QUINCY -- A month into the new fiscal year, Quincy Public Schools is tracking close to last year with expectations for all funds to finish in the black.
But the funds don't stretch far enough to cover all district expenses.
"We're not funding a lot of things that most school districts do. We're relying on the (QPS) Foundation and other donors to purchase textbooks and some of our technology that a typical district would fund themselves," Chief of Business Operations Ryan Whicker said after Monday's Finance Committee meeting.
Athletic booster groups fund sports programs, and Friends of the Performing Arts does the same for fine arts programs.
"We're fortunate enough to where we have a lot of good folks in the community who are donating to the foundation and boosters that support some of our shortfalls," Whicker said.
"We are blessed ... but we should have budgeted items for those," Superintendent Roy Webb said. "That's where the board needs to work to get back to is funding some things they really should fund."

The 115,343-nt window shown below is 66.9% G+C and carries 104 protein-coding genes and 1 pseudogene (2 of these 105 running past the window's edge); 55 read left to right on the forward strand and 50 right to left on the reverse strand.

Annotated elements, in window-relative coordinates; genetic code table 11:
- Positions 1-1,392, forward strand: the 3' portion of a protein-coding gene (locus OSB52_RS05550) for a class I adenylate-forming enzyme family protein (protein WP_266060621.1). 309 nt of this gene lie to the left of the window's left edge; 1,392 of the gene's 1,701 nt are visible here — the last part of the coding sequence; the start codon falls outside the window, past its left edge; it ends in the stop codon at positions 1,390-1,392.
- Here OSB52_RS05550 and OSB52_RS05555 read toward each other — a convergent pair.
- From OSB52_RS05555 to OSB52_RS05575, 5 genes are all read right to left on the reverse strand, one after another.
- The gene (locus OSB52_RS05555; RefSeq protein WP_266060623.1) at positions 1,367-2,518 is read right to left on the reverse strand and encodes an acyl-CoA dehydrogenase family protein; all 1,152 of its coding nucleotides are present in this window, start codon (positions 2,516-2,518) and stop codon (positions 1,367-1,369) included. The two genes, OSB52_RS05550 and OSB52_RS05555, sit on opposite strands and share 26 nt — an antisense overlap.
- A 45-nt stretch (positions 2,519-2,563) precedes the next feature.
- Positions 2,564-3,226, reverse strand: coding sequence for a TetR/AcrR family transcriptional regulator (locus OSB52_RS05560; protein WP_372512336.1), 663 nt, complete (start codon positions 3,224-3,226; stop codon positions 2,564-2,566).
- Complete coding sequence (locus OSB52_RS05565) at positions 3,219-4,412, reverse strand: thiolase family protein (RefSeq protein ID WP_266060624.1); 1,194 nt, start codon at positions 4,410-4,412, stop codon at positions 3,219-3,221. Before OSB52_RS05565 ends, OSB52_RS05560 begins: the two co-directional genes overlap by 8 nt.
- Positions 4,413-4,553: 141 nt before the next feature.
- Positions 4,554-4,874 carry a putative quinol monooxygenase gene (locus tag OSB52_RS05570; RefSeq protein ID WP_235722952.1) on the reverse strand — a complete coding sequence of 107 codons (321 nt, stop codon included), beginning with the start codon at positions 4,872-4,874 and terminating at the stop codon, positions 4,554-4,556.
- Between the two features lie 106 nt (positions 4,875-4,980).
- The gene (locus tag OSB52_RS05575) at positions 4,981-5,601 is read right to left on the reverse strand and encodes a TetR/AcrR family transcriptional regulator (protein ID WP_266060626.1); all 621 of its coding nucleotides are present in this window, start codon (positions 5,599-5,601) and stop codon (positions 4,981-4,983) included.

Director of Student Services Carol Frericks "should have a textbook budget," and Information Technology Coordinator Dan Ware "should have a technology budget," Webb said.
School Board member and committee Co-chairman Carol Nichols said the district used to have a maintenance budget for every school to get the equivalent of a new classroom every year, but board member and committee Co-chairman Richard McNay said the district needs to focus on textbooks and computers.
"We have to address critical issues with as little money as we have," McNay said.
Building project report
A new report to the Quincy Public Schools Finance Committee tracks revenue and expenses of the building referendum project.
Revenue to date -- including bonds issued, interest, donations and sale of real estate -- totals $91.7 million, while expenses total $71.4 million.
The report is part of an ongoing effort by the Building and Grounds Committee "to nail down exactly how much revenue we had to work with," committee Co-chairman and School Board member Richard McNay said. "We also have to look at contingency money, what money might be coming back, but after doing some math, we might finish the project with $500,000 to $1 million of unearmarked money."
That will depend, McNay said, on any "surprises" as renovation and construction continues at Baldwin Elementary School.
"We are well into the renovation portion, and asbestos is complete. Some areas where we might see surprises are past us," Superintendent Roy Webb said.